Many insurance companies may have huge data centers and a lot of IT assets, but a weak or non-existent digital strategy.
That's the thinking of Gartner's Mark McDonald, writing at the Harvard Business Review blogsite, explaining that too many companies think they have a “digital strategy” when actually what they have is an “IT strategy.”
“While your company may have a business or IT strategy that incorporates digital technology, an IT strategy does not equal a digital strategy,” he points out.
What's the difference? Is McDonald splitting semantic hairs here?
Purely IT strategies don’t go far enough in transforming the business, he says. “Most IT strategies treat technology in isolation,” but IT strategies don’t enhance the potential connectivity between people, places, information and things that are part of a digital strategy.
“A digital edge is different from digital automation,” McDonald points out. “Organizations looking to create revenue from digital technology need a strategy that is more powerful than digital substitution. They need to create a digital edge, where digital information and physical resources combine in new ways to create value and revenue.”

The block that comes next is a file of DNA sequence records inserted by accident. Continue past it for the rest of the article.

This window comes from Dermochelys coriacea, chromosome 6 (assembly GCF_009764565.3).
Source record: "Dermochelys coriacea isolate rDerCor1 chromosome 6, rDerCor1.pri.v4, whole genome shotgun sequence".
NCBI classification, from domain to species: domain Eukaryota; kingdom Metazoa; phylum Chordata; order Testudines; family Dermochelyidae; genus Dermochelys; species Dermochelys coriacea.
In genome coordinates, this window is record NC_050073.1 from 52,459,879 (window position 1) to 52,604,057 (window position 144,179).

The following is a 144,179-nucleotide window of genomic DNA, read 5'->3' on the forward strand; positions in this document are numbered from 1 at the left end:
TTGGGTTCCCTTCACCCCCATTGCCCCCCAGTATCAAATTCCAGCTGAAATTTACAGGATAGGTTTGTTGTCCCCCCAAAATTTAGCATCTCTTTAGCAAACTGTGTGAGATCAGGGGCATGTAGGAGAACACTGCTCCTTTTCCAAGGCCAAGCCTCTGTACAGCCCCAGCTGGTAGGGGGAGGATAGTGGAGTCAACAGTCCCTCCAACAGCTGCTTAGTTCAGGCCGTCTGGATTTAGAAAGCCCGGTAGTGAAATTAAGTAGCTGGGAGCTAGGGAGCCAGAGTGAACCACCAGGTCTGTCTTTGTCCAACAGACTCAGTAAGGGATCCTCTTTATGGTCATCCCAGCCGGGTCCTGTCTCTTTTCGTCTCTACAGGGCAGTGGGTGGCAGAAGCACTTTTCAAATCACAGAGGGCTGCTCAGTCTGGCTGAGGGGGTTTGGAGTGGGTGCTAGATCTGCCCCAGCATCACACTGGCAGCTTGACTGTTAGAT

That means tracking customer behaviors and preferences with converging technologies such as the telemetrics used for automobile insurance tracking, along with geo-location technologies, social media and weblogs. Digital goes far beyond the investments in servers and platforms, he says, emphasizing that the goal of digital is to drive business outcomes. It has to be more than just “feeling digital,” he adds.
McDonald didn't discuss the emerging role IT departments need to assume in this new digital era, but it will be a prominent one. Behind all the digital strategies that forms the successful 21st century insurance company is a well-organized and governed IT infrastructure, whether it relies on internal systems, cloud resources, or more likely, a combination of both. It is no longer just one part of the business; IT is the business. IT is expected to understand and be a vital component of the business, and thus will step forward to lead the digital charge.
Joe McKendrick is an author, consultant, blogger and frequent INN contributor specializing in information technology.
Readers are encouraged to respond to Joe using the “Add Your Comments” box below. He can also be reached at firstname.lastname@example.org.
This blog was exclusively written for Insurance Networking News. It may not be reposted or reused without permission from Insurance Networking News.
The opinions of bloggers on www.insurancenetworking.com do not necessarily reflect those of Insurance Networking News.
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